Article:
(Sunset) -- By the time we arrive at CeÓgo Del Lago Winery, on the northwestern shore of Lake County's Clear Lake, we've seen far more birds than people. Western grebes, thousands of them, bob peacefully until our boat gets directly in front of them. Then they dive upside down like toy ducks, showing their black-and-white behinds before disappearing under the surface.
Lake County, California, is a haven for water recreation.
So when we pull up to CeÓgo, we're almost surprised to see a couple of bass fishermen casting right off the dock. People at last!
"Catch anything?" my husband calls out.
"Nah," says one, without looking up. His friend chimes in, "But at least it's a nice place to hang out." And then, gesturing to CeÓgo: "And the wine over there's pretty good too."
The scene sums up what's so nice about visiting Northern California's Lake County. Even with a burgeoning wine scene, Lake County is still first and foremost a haven of water recreation and summertime fun. If you're looking for the opposite of tony Napa, it doesn't get much more un-Napa than this.
The fun center of the wine country
Two-and-a-half hours north of San Francisco and two hours northwest of Sacramento, Clear Lake has long been party central for college kids drawn here for water-skiing, boating and concerts at Konocti Harbor.
Though that element certainly still exists, now there are also a few very sophisticated restaurants and hotels (the Blue Wing Saloon and the Tallman Hotel, most notably), as well as 10 or so worthwhile wineries. Among those is the only boat-in winery we've ever heard of. (Travel planner: Hotels, restaurants, wineries)
It's a concept we can't resist. Roy Disney, of Disney's Boat Rentals, sets us up at the boat launch in Lakeport, instructing us to head east first to "the Narrows," where the north arm of the lake connects to the south arm, before the lake gets choppy. He tells us how to use Mt. Konocti -- the once-active volcano that looms several thousand feet above the lake -- as a landmark, and invites us to call his cell phone if we lose our bearings.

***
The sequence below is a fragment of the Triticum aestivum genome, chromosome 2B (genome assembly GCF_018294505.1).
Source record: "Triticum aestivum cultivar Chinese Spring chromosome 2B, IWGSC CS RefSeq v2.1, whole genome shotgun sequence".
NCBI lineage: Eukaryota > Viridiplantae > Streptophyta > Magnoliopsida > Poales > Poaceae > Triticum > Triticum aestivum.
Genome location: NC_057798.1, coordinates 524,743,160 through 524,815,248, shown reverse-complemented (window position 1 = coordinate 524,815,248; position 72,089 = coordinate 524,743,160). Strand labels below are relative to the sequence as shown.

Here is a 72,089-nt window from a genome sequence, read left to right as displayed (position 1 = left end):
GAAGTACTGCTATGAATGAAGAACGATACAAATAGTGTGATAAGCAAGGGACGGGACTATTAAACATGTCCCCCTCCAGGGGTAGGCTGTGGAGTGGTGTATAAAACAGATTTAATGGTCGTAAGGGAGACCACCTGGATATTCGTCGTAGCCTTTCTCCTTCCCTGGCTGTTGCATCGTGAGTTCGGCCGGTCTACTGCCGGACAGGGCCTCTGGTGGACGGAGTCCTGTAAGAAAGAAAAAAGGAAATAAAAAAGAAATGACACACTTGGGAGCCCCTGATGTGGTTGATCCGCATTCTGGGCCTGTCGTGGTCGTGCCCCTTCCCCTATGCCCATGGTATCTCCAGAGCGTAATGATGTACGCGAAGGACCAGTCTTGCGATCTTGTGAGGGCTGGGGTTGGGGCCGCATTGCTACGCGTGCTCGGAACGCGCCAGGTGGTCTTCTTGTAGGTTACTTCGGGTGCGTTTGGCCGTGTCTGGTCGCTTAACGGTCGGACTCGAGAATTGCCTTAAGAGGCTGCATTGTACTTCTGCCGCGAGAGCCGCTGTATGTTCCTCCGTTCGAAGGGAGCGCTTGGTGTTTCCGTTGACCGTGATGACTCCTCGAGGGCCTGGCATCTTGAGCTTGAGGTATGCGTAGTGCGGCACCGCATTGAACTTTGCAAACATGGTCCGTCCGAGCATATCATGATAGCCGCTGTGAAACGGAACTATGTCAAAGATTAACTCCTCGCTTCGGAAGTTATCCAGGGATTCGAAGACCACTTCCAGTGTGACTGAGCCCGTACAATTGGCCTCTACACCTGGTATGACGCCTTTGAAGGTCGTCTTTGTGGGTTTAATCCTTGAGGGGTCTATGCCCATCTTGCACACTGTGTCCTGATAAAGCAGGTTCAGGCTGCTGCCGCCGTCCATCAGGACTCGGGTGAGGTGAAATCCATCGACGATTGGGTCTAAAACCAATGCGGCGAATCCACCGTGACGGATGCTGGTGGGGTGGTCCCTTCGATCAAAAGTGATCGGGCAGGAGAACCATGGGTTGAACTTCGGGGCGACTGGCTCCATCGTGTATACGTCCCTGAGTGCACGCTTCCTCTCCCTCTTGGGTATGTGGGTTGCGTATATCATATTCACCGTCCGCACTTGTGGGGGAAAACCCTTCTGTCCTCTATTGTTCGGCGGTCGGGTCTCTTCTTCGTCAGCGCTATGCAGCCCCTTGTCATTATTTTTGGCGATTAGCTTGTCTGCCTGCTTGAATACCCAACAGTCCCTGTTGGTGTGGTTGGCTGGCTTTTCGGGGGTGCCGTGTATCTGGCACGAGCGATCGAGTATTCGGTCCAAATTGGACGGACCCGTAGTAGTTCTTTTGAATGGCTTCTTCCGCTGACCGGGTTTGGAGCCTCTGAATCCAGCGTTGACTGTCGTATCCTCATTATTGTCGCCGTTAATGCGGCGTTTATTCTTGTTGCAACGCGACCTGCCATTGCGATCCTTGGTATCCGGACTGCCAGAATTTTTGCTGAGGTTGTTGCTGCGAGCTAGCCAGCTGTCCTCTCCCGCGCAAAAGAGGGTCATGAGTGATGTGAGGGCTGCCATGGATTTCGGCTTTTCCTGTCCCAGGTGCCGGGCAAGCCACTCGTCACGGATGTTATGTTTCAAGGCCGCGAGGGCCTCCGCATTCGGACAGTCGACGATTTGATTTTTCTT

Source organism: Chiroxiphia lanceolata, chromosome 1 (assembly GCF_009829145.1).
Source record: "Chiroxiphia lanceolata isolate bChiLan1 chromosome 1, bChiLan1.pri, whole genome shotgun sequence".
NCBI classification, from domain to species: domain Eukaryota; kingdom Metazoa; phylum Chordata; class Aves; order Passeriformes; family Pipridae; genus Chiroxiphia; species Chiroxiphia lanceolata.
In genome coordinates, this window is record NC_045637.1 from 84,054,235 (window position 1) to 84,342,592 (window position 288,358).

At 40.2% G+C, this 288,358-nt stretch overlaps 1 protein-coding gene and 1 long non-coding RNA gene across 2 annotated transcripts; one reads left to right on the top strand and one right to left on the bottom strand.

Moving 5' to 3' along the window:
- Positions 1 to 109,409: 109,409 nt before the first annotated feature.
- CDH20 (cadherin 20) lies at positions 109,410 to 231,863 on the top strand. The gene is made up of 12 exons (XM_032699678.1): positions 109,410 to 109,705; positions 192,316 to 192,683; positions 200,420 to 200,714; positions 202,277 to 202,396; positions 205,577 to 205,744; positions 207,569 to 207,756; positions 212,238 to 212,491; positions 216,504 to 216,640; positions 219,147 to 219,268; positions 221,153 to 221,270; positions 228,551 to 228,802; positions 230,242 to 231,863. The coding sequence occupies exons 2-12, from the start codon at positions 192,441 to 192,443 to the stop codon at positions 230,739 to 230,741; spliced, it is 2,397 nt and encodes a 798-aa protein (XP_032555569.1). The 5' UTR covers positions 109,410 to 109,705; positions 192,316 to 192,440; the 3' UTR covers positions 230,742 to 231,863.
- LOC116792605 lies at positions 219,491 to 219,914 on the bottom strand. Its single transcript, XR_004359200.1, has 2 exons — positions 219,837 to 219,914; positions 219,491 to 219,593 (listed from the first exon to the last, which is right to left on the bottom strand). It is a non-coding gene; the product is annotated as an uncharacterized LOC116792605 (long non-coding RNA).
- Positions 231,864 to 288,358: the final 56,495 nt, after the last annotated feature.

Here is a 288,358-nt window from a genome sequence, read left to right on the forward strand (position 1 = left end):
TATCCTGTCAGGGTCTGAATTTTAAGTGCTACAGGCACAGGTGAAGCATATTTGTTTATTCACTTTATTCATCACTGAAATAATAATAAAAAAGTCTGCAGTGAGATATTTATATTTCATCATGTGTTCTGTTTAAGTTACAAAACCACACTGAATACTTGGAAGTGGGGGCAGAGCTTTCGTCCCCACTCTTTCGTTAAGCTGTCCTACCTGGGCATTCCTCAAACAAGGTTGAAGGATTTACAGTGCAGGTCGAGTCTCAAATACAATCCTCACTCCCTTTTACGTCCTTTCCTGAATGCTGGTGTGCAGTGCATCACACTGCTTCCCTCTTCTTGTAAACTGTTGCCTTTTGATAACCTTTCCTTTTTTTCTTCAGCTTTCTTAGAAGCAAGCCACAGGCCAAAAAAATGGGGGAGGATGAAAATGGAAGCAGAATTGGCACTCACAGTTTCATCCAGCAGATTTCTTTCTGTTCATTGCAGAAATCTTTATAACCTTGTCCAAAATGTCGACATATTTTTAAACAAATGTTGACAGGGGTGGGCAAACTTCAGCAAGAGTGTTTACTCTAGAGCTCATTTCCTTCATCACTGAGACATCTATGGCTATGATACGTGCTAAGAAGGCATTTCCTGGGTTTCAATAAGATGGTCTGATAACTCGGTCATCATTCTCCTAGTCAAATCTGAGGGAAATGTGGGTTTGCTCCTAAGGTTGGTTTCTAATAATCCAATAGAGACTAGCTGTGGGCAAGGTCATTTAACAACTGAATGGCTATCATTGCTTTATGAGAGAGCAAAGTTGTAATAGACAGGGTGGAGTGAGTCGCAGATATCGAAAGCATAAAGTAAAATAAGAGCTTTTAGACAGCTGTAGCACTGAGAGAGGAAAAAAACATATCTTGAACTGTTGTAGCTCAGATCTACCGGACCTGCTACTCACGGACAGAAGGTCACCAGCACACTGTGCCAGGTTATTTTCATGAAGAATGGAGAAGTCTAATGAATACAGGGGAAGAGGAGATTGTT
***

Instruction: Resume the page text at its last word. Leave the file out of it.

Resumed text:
Though it's still morning, we're dying to check out CeÓgo -- we'll have just a sip, we rationalize. We head north toward the lake's western shore, passing Clear Lake State Park. We briefly consider stopping here for a hike (the park has boat access as well), but decide against it, figuring that today should be all about boat rides and decadence.
A few miles northwest of the park, we glimpse the dock of CeÓgo, looking like an arm outstretched in a gesture of welcome. After we've chatted with the fishermen, we tie up the boat and walk up the dock into a Mediterranean-style garden that could easily be mistaken for one beside Italy's Lake Como.
A lavender-lined path leads through gardens framed by olive trees. In front of us is a courtyard where a fountain burbles and festive music plays. People come and go in and out of a tasting room tucked into a series of hacienda-style buildings. The place feels more like a spa than a winery -- and in fact, it will eventually be both, Jim Fetzer tells us.
Fetzer, whose family produced an annual 2.5 million cases of wines in the 1980s and '90s, discovered Lake County as a teenager, when his father used to take him on grape-buying trips.
After the Fetzer family sold the company and the name, Jim bought a 163-acre piece of prime lakefront property in the then not-so-nice town of Nice (pronounced like the city in France) and set about creating the county's first resortlike destination. He plans to break ground on the spa as well as a restaurant in two to three years.
"Lake County could be the fun center of the wine country," Fetzer says, gesturing out to the lake, where a seaplane is floating, flanked by a group of teenagers sunning themselves on inner tubes. After calling out a welcome to the group -- which, it turns out, is celebrating a birthday out here on the lake -- Fetzer tells us about the seaplane access he's just created, and the ferry system he's working on putting in place.
He talks about Lake County's clean air (the best in the state, he claims), the lack of fog, the tremendous birdlife. "Being on the lake, making wine, it doesn't get much better," he says.
On the way back to Lakeport, at Fetzer's urging, we stop at Rodman Slough, a wetlands preserve just a few miles west of CeÓgo. We kill the engine, and slowly, an Audubon scene comes to life before our eyes: A great blue heron stands stately in the tule reeds; a grebe dives for its prey. I say that I can't believe all the birdlife here.
"Why not?" my husband replies. "It's a pretty nice place to hang out." E-mail to a friend
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